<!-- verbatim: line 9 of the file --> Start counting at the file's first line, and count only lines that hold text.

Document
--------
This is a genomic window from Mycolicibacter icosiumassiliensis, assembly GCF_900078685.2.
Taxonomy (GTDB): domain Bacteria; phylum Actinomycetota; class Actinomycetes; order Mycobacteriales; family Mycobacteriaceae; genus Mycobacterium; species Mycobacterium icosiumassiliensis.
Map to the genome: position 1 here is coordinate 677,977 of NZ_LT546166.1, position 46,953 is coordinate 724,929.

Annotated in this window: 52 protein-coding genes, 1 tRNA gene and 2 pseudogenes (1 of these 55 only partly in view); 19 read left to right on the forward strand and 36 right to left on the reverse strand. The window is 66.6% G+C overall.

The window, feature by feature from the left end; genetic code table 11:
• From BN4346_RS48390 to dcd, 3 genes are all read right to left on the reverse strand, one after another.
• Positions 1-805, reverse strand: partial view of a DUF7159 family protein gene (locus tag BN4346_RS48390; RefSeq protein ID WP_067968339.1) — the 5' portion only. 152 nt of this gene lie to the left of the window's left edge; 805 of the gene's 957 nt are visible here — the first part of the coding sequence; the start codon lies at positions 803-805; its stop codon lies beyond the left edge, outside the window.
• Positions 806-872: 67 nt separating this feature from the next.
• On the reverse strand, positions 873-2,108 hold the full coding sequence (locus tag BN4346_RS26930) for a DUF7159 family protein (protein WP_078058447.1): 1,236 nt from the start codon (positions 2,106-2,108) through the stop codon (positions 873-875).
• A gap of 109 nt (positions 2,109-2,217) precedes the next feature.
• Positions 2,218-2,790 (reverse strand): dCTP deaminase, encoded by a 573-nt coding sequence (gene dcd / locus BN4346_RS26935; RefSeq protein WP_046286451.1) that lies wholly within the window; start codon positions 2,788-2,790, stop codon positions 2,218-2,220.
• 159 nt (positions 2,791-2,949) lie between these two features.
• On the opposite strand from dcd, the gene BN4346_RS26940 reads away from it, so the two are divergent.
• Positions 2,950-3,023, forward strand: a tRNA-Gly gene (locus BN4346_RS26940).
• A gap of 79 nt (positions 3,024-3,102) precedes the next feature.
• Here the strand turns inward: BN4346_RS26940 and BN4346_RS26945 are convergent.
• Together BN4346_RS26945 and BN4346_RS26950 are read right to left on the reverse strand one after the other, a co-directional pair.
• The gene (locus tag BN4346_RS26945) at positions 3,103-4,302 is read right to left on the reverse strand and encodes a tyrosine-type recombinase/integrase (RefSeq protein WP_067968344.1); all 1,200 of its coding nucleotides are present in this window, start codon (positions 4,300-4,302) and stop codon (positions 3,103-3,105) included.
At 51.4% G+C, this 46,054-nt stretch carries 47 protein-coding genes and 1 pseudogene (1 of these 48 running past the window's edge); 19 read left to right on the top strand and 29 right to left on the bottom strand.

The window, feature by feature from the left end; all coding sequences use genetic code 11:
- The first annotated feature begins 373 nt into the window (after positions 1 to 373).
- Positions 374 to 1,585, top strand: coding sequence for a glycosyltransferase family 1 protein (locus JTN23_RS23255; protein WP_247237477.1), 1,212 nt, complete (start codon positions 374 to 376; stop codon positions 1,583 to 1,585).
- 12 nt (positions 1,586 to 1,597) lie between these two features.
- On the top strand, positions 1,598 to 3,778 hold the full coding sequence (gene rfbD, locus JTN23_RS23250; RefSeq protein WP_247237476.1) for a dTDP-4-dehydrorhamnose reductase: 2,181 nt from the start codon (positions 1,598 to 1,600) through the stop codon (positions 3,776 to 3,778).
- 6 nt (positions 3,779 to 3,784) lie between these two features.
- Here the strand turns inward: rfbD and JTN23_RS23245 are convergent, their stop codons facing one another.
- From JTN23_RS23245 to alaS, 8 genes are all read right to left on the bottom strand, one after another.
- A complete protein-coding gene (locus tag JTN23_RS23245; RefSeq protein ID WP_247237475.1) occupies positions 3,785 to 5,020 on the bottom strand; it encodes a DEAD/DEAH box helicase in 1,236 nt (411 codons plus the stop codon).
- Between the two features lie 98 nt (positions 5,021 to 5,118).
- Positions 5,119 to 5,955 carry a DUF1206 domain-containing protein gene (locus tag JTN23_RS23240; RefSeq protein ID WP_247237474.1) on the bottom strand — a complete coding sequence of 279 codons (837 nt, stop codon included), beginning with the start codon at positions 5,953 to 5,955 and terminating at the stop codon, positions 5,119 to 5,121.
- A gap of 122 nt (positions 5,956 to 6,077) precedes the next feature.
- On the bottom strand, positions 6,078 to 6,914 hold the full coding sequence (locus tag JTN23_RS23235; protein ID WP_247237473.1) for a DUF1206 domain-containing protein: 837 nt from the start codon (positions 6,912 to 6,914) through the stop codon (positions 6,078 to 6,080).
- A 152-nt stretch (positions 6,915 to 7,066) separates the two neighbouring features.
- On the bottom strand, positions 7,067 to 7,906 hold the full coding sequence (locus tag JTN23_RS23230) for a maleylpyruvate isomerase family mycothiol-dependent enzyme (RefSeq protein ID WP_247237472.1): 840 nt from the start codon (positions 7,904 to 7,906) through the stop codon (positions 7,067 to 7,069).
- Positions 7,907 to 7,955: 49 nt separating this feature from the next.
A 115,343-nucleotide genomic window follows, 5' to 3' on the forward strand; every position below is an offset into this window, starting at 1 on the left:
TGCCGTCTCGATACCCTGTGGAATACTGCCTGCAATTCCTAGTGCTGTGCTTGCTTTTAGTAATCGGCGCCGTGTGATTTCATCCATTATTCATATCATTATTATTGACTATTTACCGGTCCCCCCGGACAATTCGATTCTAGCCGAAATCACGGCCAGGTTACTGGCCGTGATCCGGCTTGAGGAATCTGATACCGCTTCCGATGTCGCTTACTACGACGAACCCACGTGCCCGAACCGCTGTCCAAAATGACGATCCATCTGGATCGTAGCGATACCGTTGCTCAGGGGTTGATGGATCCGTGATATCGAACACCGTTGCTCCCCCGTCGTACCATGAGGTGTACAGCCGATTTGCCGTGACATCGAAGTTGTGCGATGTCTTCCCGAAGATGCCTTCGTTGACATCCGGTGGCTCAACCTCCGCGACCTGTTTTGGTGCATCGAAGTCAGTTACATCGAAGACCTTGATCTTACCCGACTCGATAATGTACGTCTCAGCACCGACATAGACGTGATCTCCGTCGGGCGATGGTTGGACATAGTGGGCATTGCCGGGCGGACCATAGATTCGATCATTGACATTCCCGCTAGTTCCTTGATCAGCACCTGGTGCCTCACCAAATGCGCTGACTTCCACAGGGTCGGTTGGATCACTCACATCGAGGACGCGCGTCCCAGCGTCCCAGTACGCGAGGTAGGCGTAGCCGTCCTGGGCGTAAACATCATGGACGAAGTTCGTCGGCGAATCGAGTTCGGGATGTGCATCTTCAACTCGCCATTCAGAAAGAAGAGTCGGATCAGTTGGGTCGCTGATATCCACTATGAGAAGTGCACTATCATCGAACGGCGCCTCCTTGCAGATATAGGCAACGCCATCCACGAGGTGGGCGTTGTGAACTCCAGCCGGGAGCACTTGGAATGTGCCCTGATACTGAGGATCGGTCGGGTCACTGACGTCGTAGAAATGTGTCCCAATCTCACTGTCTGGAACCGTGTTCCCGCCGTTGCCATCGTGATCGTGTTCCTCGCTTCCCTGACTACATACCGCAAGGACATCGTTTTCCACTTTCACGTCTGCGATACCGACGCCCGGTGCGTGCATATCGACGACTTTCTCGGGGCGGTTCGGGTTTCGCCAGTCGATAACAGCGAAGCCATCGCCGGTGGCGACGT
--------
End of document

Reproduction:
• On the reverse strand, positions 873-2,108 hold the full coding sequence (locus tag BN4346_RS26930) for a DUF7159 family protein (protein WP_078058447.1): 1,236 nt from the start codon (positions 2,106-2,108) through the stop codon (positions 873-875).